Garden City Telegram from Garden City, Kansas on August 29, 1963 · Page 3
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Garden City Telegram from Garden City, Kansas · Page 3

Garden City, Kansas
Issue Date:
Thursday, August 29, 1963
Page 3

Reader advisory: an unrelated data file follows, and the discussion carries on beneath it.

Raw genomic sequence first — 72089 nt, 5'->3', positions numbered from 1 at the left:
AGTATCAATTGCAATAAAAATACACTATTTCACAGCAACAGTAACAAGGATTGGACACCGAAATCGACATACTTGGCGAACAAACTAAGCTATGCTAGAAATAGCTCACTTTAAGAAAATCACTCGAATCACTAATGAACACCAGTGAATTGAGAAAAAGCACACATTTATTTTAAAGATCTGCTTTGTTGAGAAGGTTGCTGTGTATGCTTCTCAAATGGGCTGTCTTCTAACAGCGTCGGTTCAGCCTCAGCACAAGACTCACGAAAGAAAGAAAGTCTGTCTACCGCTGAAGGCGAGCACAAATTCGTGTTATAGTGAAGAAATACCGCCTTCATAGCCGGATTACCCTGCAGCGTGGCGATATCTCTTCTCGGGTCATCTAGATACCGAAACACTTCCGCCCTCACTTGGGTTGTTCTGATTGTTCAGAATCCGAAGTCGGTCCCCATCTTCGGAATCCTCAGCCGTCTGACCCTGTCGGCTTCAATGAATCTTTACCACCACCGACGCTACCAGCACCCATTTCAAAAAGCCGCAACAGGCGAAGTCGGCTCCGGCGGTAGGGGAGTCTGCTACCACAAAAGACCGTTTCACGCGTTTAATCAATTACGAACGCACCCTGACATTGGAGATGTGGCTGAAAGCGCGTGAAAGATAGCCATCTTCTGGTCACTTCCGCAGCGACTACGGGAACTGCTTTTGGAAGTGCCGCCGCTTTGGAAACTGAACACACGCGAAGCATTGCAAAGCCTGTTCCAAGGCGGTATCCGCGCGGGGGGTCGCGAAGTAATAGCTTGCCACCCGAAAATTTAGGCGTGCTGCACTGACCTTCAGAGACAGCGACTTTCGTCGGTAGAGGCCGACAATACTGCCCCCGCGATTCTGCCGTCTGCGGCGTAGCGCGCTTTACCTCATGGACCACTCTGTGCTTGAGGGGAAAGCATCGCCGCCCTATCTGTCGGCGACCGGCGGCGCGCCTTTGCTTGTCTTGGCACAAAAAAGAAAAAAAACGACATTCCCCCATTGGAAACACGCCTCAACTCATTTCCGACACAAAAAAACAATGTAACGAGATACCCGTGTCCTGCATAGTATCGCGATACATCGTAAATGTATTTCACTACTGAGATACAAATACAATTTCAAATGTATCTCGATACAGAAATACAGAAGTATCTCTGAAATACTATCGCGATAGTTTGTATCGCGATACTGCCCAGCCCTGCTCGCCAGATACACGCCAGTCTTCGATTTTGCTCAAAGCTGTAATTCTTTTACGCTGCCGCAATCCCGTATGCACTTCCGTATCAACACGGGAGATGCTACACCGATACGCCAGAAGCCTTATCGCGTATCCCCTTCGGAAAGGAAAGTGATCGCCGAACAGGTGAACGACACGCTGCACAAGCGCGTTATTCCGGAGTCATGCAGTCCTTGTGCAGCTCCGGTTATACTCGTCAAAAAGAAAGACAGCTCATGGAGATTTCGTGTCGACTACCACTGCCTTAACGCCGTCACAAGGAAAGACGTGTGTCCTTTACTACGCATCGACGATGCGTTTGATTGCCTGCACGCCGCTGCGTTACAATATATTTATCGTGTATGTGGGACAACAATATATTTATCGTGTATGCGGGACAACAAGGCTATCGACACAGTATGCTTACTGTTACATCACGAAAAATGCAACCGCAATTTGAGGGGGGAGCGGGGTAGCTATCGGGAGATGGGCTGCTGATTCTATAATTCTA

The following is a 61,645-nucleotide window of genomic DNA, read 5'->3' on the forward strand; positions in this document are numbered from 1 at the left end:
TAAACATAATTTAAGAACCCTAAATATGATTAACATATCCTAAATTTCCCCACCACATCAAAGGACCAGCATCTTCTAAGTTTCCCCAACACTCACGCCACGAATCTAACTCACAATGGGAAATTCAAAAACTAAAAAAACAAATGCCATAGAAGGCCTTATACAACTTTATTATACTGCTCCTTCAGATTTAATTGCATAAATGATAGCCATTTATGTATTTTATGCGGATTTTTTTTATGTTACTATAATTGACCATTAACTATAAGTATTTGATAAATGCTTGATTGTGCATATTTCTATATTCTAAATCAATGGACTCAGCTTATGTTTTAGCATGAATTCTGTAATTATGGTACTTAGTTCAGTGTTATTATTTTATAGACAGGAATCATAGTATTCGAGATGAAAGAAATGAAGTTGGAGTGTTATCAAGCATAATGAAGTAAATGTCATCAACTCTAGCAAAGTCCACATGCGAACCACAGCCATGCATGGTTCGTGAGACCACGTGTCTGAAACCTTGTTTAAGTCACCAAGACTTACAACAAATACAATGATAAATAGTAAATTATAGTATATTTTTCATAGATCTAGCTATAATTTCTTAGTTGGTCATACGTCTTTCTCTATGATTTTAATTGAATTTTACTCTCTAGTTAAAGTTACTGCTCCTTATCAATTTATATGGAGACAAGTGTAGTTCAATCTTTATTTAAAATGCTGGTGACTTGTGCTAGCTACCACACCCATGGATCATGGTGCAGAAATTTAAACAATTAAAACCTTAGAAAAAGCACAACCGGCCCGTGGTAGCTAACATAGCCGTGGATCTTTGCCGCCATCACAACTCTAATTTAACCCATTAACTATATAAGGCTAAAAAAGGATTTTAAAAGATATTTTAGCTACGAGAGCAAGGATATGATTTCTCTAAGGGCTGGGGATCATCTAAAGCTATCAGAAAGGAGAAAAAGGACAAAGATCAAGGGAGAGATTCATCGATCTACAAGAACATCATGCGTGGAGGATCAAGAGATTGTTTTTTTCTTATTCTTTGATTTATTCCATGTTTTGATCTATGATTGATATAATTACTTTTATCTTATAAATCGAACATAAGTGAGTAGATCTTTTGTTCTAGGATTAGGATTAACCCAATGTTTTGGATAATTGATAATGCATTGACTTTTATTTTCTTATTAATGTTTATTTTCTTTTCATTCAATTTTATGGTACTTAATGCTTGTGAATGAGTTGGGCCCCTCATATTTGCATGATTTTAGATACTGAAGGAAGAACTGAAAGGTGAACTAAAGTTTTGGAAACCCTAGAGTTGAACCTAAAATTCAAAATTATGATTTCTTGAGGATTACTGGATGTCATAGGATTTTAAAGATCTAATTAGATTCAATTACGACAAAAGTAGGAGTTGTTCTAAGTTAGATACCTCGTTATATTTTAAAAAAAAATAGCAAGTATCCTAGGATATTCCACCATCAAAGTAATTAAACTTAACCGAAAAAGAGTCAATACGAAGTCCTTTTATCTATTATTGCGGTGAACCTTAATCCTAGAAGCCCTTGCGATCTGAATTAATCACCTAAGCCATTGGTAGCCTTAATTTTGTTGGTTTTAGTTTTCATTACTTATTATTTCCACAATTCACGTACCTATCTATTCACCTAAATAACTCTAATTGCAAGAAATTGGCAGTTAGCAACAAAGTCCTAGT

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Tigers Win Again; Ford Collects! 9th FAN FARE By JIM HACKLEMAN Associated Press Sport* Writer They're calling Charlie Drcssen the Quiet Man — but his Detroit Tigers are making the loudest noise in baseball. Hardly a word has been heard from Dressen. one of the game's angry old men, since he succeed- i'i| Bob Schcffing as manager of the slump-ridden Tigers on June 18 The normally outspoken veteran with a penchant for controversy has been the epitome of decorum. The Tigers have been roaring. They won their seventh straight Wednesday for their best streak of tlie year, nipping the Los Angeles Angels 2-f In the past two weeks, Detroit has taken 12 of 14 in a climb from ninth place to fifth in the American League. Under Drcssen the Tigers are 39-30, compared to their 24-36 mark under Scheffing . Whitey Ford became the AL's first 19-garre winner as the front- running New York Yankees scored three times on wild pitches by Earl Wilson and downed Boston 4-1. Also in the AL — the Chicago ^VIlite Sox broke a tie with idle Minnesota for second place, sweeping a doubleheader from Cleveland, 8-3 and 3-1 behind Juan Pizarro and Eddie Fisher; and homers by Jackie Brandt and Jerry Adair in support of Milt Pappas' three-hit pitching led Baltimore over Kansas City 3-1. Washington had the day off, along with the Twins. Cincinnati rapped Los Angeles 8-5, cutting he Dodgers' National League lead to 5'/ 2 games over San Francisco, 5-3 winner over St. Louis Philadelphia shaded the sports slate THURSDAY Three men's league slow-pitch softball games at Fansler Field. Kunz Mobil Service vs. Welders Supply at 7:46 p.m. Christensen Grain of Piercevilie vs. Garnanrl Furniture at 8:43 p.m. Garden City Co-op vs. Reed- Stbemetz Excavators at 9:45 p.m. Bowling: Athletic League kicks off 1963-64 season. 8pm. at Garden Bowl. Organizational meeting for Dust Bowl Women's League. 8 p.m. at Harden Bowl meeting room. President Donna Moore in charge. FRIDAY High school football players dieck out equipment today and Saturday. 8 a.m. through noon at rrew high school gym. Three men's league slow-pitch softball games at Fnnsler Field. Reed- Stinemetz Excavators vs. Nu-Style Shoe Store at 7:45 p.m. Nu-Style Slice Store vs. First Methodist Church at 8:45 p.m. Church of the Nazarene vs. St. James Lutheran Church at 9.45 p.m. Bowling: Wheatlielt League kicks off 1963-64 season at Garden Bowl. £ p.m. SATURDAY High school football players check nut equipment. 8 a.m. through 1100:1 Ht new high school gym. ; Chicago Tubs 8-7, Milwaukee trounced Houston 9-1, and Pittsburgh beat the New York Mets 7-2. Frank Lary added another vie- i tory in his pitching comeback with the Tigers, with a seven-hitter I against the Angels. He had a | shaky start, gave up a fifth-inning \ homer to Jim Fregosi, then al- 1 lowed just one hit the rest of the way. Lary is 4-G. 1 Ford, 19-7, limited the Red Sox to five hits, including Dick Stu; art's 34th homer. Wilson also was , stingy with the hits—five in his five innings — but generous with his wild pitches. Local, Area Athletes on College Rosters Several Southwest Kansans are listed on 1963 football rosters at various Kansas colleges and universities. Receiving the most r a v es among the area athletes has been Mike Johnson, former Garden City High halfback star now atj Kansas University. A sophomore,; Johnson netted 184 yards in 36 carries in two games as a freshman. He flashed good blocking' and tackling ability and demonstrated that he could play any position in the backfield. This season he will probably be the Jayhawkers top kickoff man and number two punter. Also on the KU roster is another former Garden C i t i a n, Richard Masoner, who teamed with Johnson in high school. Though acting as quarterback in high school, Masoner has been j switched to end for Coach Jack Mitchell's Jayhawks. Another recent performer for Garden High- is found on the rest-j er at Fort Hays State. Guy Martin, a senior letterman, will work as an end on this season's Tiger' unit. Jim Elland, who played for both the local high school arid the junior college now residing in Hutchinson, is a letterman tackle prospect at Southwestern-at Winfield. Other Southwest Kansans in-j •elude: Hugh Binns, junior halfback at Fort Hays State. A junior college transfer from HutcMnson, Binns played high school ball at Scott City. • John Elliot, end at Kansas State University from Ulysses. Dave Harmon, letterman end at Southwestern from Johnson. Don Krebs, letterman tackle at Kansas State from Scott City. Ron Lindburg, freshman guard at Foit Hays Stale from Sublette. By Walt Ditteii Three Teams Post Slow-Pitch Wins Church of the \azarrno, St. James Lutheran Church, and Nu- Style Shoe Store all posted second-round men's league s 1 o w- pilch Softball wins at Fansler Field here Wednesday night. In the opener of a triple-header, Nazarenes nudged First Methodist Church 8-,7. The winners were outhit by 12-13, but made two less errors than the Methodists. The Methodists piled up five runs their first time at bat, but the Nazarenes tied the count at 6-6 in the fourth frame and went ahead in the fifth. For the Nazarenes, L y n d Thompson got two singles and a double. Paul Walker and Wayne Thompson each singled and doubled, and Joe Walker singled twice. All 12 hits by the Methodists wer c singles, except for Ken Swarttey's inside-the-park homer. Chuck Owens and Jerry Og- b'jrn each singled three times, and Jim Wells and John Schlender each singled twice. R H E Nazarenes .. 121 220 0 —8 12 3 Methodists . 500 101 0 —7 13 5 Second game saw Lutherans rap out 22 hits in downing Century Refinery 18-12. The losers committed a huge total of 16 errors. .• ' For Lutherans, Corky Newitt singled four times and doubled, and Gale Jones got three singles and a double. Bill Mai singled four times. Richard Stickney and Earl Eliasen each doubled and singled, and Kenny Mangan ad Gene Neasley each singled twice. \ Charles Dunlap led Century with two singles and a double. T o rn Grauberger and Dale I Sparks each doubled and singled. and Bill Baler and Tom BakT ' each singled twice. Lutherans Century . R H E 421 430 4 —18 22 7 112 004 4 -12 14 16 Nu-Style played errorless ball in beating Garden City Sale Co. 10-3, while the losers made six miscties. Six batters hit twice for the winners. Bob Floyd tripled and singled, and Steve Floyd and Pat Keller each doubled and singled. Dick Crook, Jim Griffin, and Terry Cleveland each singled twice. Carl Weiss led Sale Barn with a trio of singles. Clyde Holmes ' and Manford Kimberly each singled twice and Frank Lee doubled. R H E Nu Style ... 002 800 0 —10 13 0 Sale Barn .. 000 030 0 — 3 10 « Fennel to Compete In Canadian Meet TORONTO (AIM—John Pennel. who became the first 17-foot pole viinltrr lasl Saturday, will eom- ; pete in the Canadian National Kxhihilion Track and Field meet j • here Labor Pay, sponsors an-1 nounced today, i | The 23-year-old Northeast Louisiana Stale senior cleared 17 :I J in the Florida (!nld Const AAU meet, at Miami. Among his challengers: ! here will be John Uelses of 1'hila- jdelphi, the first to clear 1G feet, I ami Dave Tork of Charleston, \V. i Va. Qualifying Set For Golf Tourney Qualifying rounds are now being played for the annual Garden City Country Club men's championship. About 60-75 entries are expected to compete. They will be put. into four-five flights, based on their qualifying round of 18 holes or their handicap: whichever is lower. Charles Korff recently won the club's handicap tourney, defeating Cap Schiffelbcin. Pag* 5 <>nril<»tt I'ltv 'i*>li*£rflttt Thursday, August 29, 1963 The Standings By THE ASSOCIATED PRESS National League W. L, Pcf.G.B. Ixvs Angeles . 78 53 ..">!)."< -San Francisco 7.1 5!) .553 5*i St. I Anils 72 (W ..VIS (i'.i Philadelphia . 72 (il .541 7 Milwaukee . . 71 02 .'M S Cincinnati 71 05 .522 il'.i Plltshhrgh .. 07 (i;i .515 HUJ Chicago (17 l!4 ,M I II Houston ..49 84 ,3<i8 ;;<) New York 41 !X) .313 117 Wednesday's Results Philadelphia 8, Chicago 7 San Francisco 5, SI Ixiuis 3 Pittsburgh 7, New York 2 Milwaukee 9. Houston 1 Cincinnati 9, Los Angeles .1 Ame r lean League W. L. Pet. O.B. New York . .... 8ti 40 .(552 — Chicago . 74 , r >8 .501 12 Minnesota .... 72 58 .554 1:1 Haltlmore 73 (il .545 M Detroit 1.3 GO ,488 2 Hi Cleveland (il 71 .474 23^ Iloston (12 70 .470 24 Los Angeles . (>() 74 .448 27 Kansas City ._ 58 73 .443 27'j Washington . 48 83 .30!i 37Vj Wednesday's Results New York 4, Boston J Detroit 2, lx>s Angeles I Hnltimore 3, Kansas City 1 Chicago 8-3, Cleveland 3-1 Only names scheduled Gone Fish in' with HAROLD ENSLEY Fred. Hate.s of Hill.sboroiiRh, Calif., won the polo vault, event for Dartmouth in 11 of 13 duel meets this year. -Whether buying or scilinu, uie Ailesram Want Aas! CROSSWORD --- By Eugene Sheffer 12 15 21 25" 44 50 22 21 42. IB 38 19 51 54 13 1(0 31 43 24 39 20 3<o 17 37 40 52 55 14 21 za 47 10 48 ' 29 49 Dove Season To Sf art Sunday PRATT. Kan. (AP) — The season for hunting mourning doves, rails and gallinules in Kansas opens Sunday. The dove season closes Oct. 30, and that for rails and gallinules Oct. 20. The Kansas Forestry, Fish and Game Commission says doves are plentiful and the sora rail is relatively abundant in and around marsh areas, but gallinules are somewhat scarce. The bag and possession limits are 10 and 20 for doves. The limit both bag and possession, is 25 for sora rails and 15 for other rails and gallinules. Since doves are migratory birds repeating shotguns must be plugged to hold no more than three shells when hunting them. DICK MANN of California has been .one of tho nation's outstanding dirt road riders for the past decade. He is currently on a nationwid.9 swing and from competition at Peoria, III. He has won six events in past years in Dodge City Rally. track and comes here tho annual Motorcycle Action on Tap Monday HORIZONTAL 1. bristle 6. joke 9. overwhelir 12. Princess 13. operatic melody 14. young boy 3 5, work crew 16. city in Maine 18. exclamation 20. late 21. country 24. insect 25. representative 26. naps 30. pastry 31. small child 32. lubricate 33. by some meana 36. slip 38. beam 39. missed tO. French city 43. enormous 44. disciples 46. precipitation 50. narrow inlet 51. Ireland 52. baseball team 53. Scotch cap 54. want 55. Scottish- Gaelic VERTICAL 1. ugly woman 2. collection 3.tavern 4.recover 6. Fat- Eastern country 6. god of love 7. title 8. gossip 9. winglike 10. baton 11. whirlpool 17. places Answer to yeaterday's puzzlt. 8-» Aterife time ol lolutloa: II mUvtct. *O i%3. King Features Synd., Inc.) CBYFTOQUIP8 8-23 19. plot of ground 21.snoozes 1!2. exchange premium 23. abound 24. suitable 26. plant 27. work 28. assistant 29. snow vehicle SI. child's plaything 34. godcleas of discord 35. hurry 36. droop 37. rib in Gothic vaulting 39. melted 40. portion 41. Samoan seaport 42. wander 43. this place 45. falsehood 47. ventilate 48. those in power 49. born NLNP RFGMF RW KGLPKMW. Yesterday's. Cryptoquip: HYDROFOIL CARRIED OFF HER TEST CRAFT AIRILY Motorcyclists converge on Garden City Airport Monday for the 'biggest attraction of its type in the city's history. It's a special, one-day card of cycle drag, and road races, fully sanctioned -by the nation's governing body, American Motorcycle Assn. of Columbus, Ohio. A special track of about two miles' length has been laid out at the airport, and some of the nation's top motorcyclists will be on hand. Included are scads of present and past national champs at varying distances. How did the event come about? Why was Garden City chosen for tha Monday show? Acutally, the event here is a segment of the great annual get- together at Dodge City. Road races for motorcyclisfs from throughout the nation will be run there Saturday and Sunday. The show here will be the conclusion of the national rally at Dodge, and will attract the same spoedy machines and riders. Dodge is one of the nation's oldest motorcycling hotspots, with national competition there dating back to 1914. Only letups came during Uie gasoline- lean years of World War II. In yeeri put, the races that will be run her e Monday had been at the old Ford County Airport. But that property has been sold, so the old "home" had to be moved elsewhere. Garden Cjtv was selected as the new location for that part of t h e program. One of ihe nation's leading cycle enthusiasts was a Garden City visitor Tuesday. He is Dave Clymer of Los Angeles, Calif. Clymer publishes some 200 magazines and periodicals on cycles, hot rods, and the like. He discussed the Monday program here. "It's a rare opportunity Garden City folk will have," he said, "to see some of the world's finest motorcycles and riders in action." He noted that the finely-tuned motorcycles which will go through their paces here will come from many foreign countries — including Japan, Italy, England, France, and Germany. Totaled together, they will represent hundreds of thousands of s of fi n e equipment. The two-mile course laid out at the airport resembles an elongated paper clip when viewed from the air. To test riding skills of competitors, however, it lias numerous sudden severe twists and turns. "If* something like the slalom course used in skiing," Clymer explains. "It tests the riders' ability to make quick turns and still control their machines at 'high speed." The course ends in a straightaway of about a mile in length. In that stretch, riders may zoom up to as high as 150 miles per hour. The straightaway is the «ame apron used by the Galla- hads Car Club here for its frequent drag races. Monday's action starts at 8 a.m. with the quarter-mile drag races. Cycles entered in that event may hit as fast as 140150 miles per hour briefly from a standing start. Call Don's Service 8th & Laurel FOR PROMPT TV • RADIO • STEREO SERVICE All Broads Pho. 8R 6-3011 For [xpert Service See ... ALBERT BURNS with 15 years of automotive mechanics and air conditioner servicing •xpertenct at ... ALLEN'S SAFETY CENTER • INTERNATIONAL MUFFLERS . . . With A Written Guarantee (or as Lonq as You Own the Carl |14 N. Bth IB e-7281 About 50-75 entries are expected for the drags, and the Gall- ahads will mse their timing equipment to help run the event. At 1 p.m. comes (he 50-mile road race for lightweight motorcycles. are machines with engines of USO cubic centimeters or loss — the smaller "jobs." That race will probably have about 100 entries, and at least 10 national champs have already indicted they will enter. One is Tony Woodman of Hasbrouck Heights, N. J. He recently won the 40-mile races for 250cc experts at Laconia, N. II. Another is Buddy Stubbs of Hollflowcr, Calif. He's the national amatuer champ in his class at 100 miles. One of the top entries is Al Guntcr of Los Angeles, 10 times a national champ at different distances. Only two weeks ago, he won the national 8-mile crown at Ascot Park, Calif. Also entered is Dick Mann of El Cerrilo, Calif., eight times a national champion. Hoth he and Gunlcr ride British-made USA machines. Feature event of the day, however — the main event — comes at 3 p.m. That's the gruelling 100-mile Grand Prix. It's for cycles with engines of 45 cubic inches and under: for both the pros and amatuers. It will attract the same riders as the day's first race, plus many others. Total field will probably be a whopping 200 riders. These are lh<> bi^ "jobs" — and they hit fabulous speeds of up to 150 miles per hour down DID .straightaway. The course here is all concrete. Many of the events at Dodge City will be over a dirt ! tracK. ; Pitching in to help control the 1 crowd and traffic hero will he the 40-nifiiiher Jeeps Motorcycle Club of Wichita. In charge o.' tin: Garden City .segment of the show will be Dick Gardner of Kansas City, Kan. He is referee for AMA. BEN MEIER SINCLAIR SERVICE Corner of Main & Pine OPEN Under New Management For Quick Service Calf Us Fast Pickup & Delivery on Wash — Lube — Minor Tune-Up en duty to serve you Rudy P«re« Ben C. Meier. Jr. We Sell Goodyear Tires Batteries BEN C. MEIER, Sr., owner The mass of cool air thnl push- i i'd down from the north wns n wel- i come Irenl. It wns u n u s u a I to have such n strange weather pal| torn in mid-August, but there has been nothing normnl about the weather this year. We were glad to get the break from hot weather, although we will take the heiil over the cold anytime. U i.s n good thing none of us have any control over the weather or we would really mess II ui>. Most of us here In mid America do n lot of complaining alioul our weather, but. we doubt if anyone' any greater variety. Certainly It is not monotonous as wo have the four seasons well spaced. II. is n great blessing to he alile 10 put up with some winter weather, knowing (hat spring is just mound the corner with all of Its fragrance and beauty. The same is true of our hot weather times. We know that in a fe.« short weeks Mother Nature will send the cool air in. U i.s strange in a way, that feeling you have as the seasons change. We could still have some hot weather in September and likely will h.i\c. However, this cool spell wiids you to thinking of nights when Jack Frost will touch the leaves with his magic wand. For years now Honnie and I have been spending a week or two in Canada in September 'when the leaves start to turn. We love to fish in the north country limnighoul. the .summer months, hut our annual trip in September liar become a part of our life. It nil somo years buck when we piiidc a duck-huullnx movie til Young's Wilderness Camp near Nestor Fall, Ontario. We were so enthralled with the beauty of the country .so Impressed wilh the hunting and fishing at thnl. time of year that We made it an annual nlfnir. Now it has become a ritual with us. You can imagine how we fell when Hie cool weather moved in l.o remind us that autumn was on the wny. To accentuate the I'eel- i'lg, fl\ n mailman delivered a let- ler from Cy Young, We could hardly wait to road It. Always it's a sign thnl fall is getting elo-w when we hor.r from Cy. U will bo n Icllor saying that the wild de- is plentiful and we have had n goou hatch of ducks or thai' there is nol much feed and ihc ducks will nol. stav long. This lime Cy wrote with grout enthusiasm about their duck population them on Lake of lh:i Woods. Although no HCIISOII dates had been given and no bii'g linn's set for Ihcir area as yet, h« thought il would be more liberal tnan law! year. Cy is one of the real oldUmers In the resort business in Ontario. He and his wife started their operation on Crow Lake some 25 or 30 years ago. However, after a few seasons they moved to their present location on Lake of (he Woods nonr Nestor Falls. While their office and home is on the main highway lending north to Kenora, I heir lodge is located on- a beimitlful island a short boat ride up the lake. The Youngs are 'wonderful poo- ple and their record in the resort business i.s an unusual one. From the days uheu Ihoir only winter transportation wns by dog sled to this present lime thai the pavrd highway from the border to Kon- ora i.s kept open year around, these fine people have catered to liunler.s and fishermen. Tholr clientele boasts repeal business of two and three generations. Grand children of oiislomor.s of years gone by now bring their children to Young's camp. Some years back Jiintnio. Gloa.son, « nephew of the Young's with 'his \\ifo, Hilda, took over Iho camp's operation and lalor bought Iho place. They, like the Youngs, were wonderful people and carried on in the same fine tradition. 1'iiforlimatoly .Ilmnilo developed ii heart ailment and passed away two years ago. Hilda and her little daughter wilh the holp of Iho Voung.s carry on wilh the operation. As we have through the years, wo still make It n must In tho •.priiv,,' to open the siiinllntmilli hass season wilh them and In Hie fall to open the diuek .season. To 11.1 il i.s a ctirlaln-raisliiK for our ( mimlimi .summers and then to close off In the fall. Though relatively to Ihe highway the Island lodge is tucked i.way In give you a fooling of ivmotoness. Wo love II. Cy was or.llm.sia.stic about th p hunting but he was also enthusiastic about Iho fall fishing, located In tho heurl ol Iho great musklo fishing, ho suggested wo plan for n mu.sldo movie at the some time wo plan to hunt. It sounded sood (o us. Cy also remarked nt the tremendous chaivgo In the fishing pattern. lie said (hat their minnow business had gono to nothing, .since most people want lo cast. II. was there last spring (hat wo had tho fabulous smallmoutJi bass fishing on (he little Hk- wornjig. At tho same time w« discovered that it, would lake walleye in a fashion wo didn't believe possible. It Is one of the most fantastic experiences wo have had in recent years wilh a new ball, Cy said It definitely made an impression, Cy's letter, like the cool air from Canada, was a real tonic. Surely fall i.s on Its wayl Dust Bowlers Meeting Set An organizational meeting for the Dust Howl Women's Howling League is .scheduled hero tonight. The session gels under wny at 8 p.m. in the Garden How] meeting 1 room. I'lnns for the 19(13-114 season will be discussed. League play stnrts noxl week. Scott City Air Service won last season's title. Donna Moore -is president nnd Helen Dickey vice president. Odelia Jones I.s secretary, Maxine Hales treasurer, nnd Gladys 'enny sergeant-nl-arms. END-O-MONTH Used Car CLEARANCE Was NOW 1762 FALCON $1595 $1495 4_ Door i.dan. Radio. Hoiiter, Standard tranimiuion, Deluxt frim. tow milnnrjt. One ownor. Very clean, 1962 FORD V-8 $2085 $1985 4 Door Galaxie. Radio, Heater, Fordornatk. 2 tone. lt'» like new, Don't miu Iliii. 1962 FORD Six $1900 $1800 Falrlnne 4 Door. Heater, Fordomatic. Better take « look here. 1962 FORD V-8 $2325 $2225 Fairlane 2 Door. Fordornotic. Air conditioned. Bucket «eet«. It'l a jewel. 1961 FORD Six $1380 $1280 4 Door, radio. Healer, Standard tranuniition. Perfect condition. One careful owner, 1961 RAMBLER Six $1595 $1495 4 Door, Radio, Floator. Overdrive. Hew whitewall Hret. Show! the belt of care. 1960 FALCON Six $1325 $1250 4 Door Station Waqon. Radio, Hoalor. Standard tr animiiiion, Bitter hook on to this. 1959 MERCURY $1145 $1050 4 Door Sedan. Radio, Huator, Automatic trammistion. Nf w tirti. Not many Ilk* it. 1959 FORD Six $995 $945 4 Door Sedan. Radio. Hualor. Foidornatic. Near new tirej. It'l outitandirig. 1958 FORD V-8 $875 $825 Fairlane J Door. Sedan. Radio, Heater. Fordomatic Iranirnil- lion it NEW. 1957 CHEVROLET $575 $495 4 Door Station Wagon. Radio, Heater. Overdrive. 1956 CADILLAC $750 $645 4 Door. Radio, Htdttjr, Automatic tranunlision. Ready to go. Thli it « real bargain for lornoontt. "HOME OF THE GOOD ONES' 1 BURTIS MOTOR COMPANY USED CAR LOT 13th & Kansas Garden City, Kansas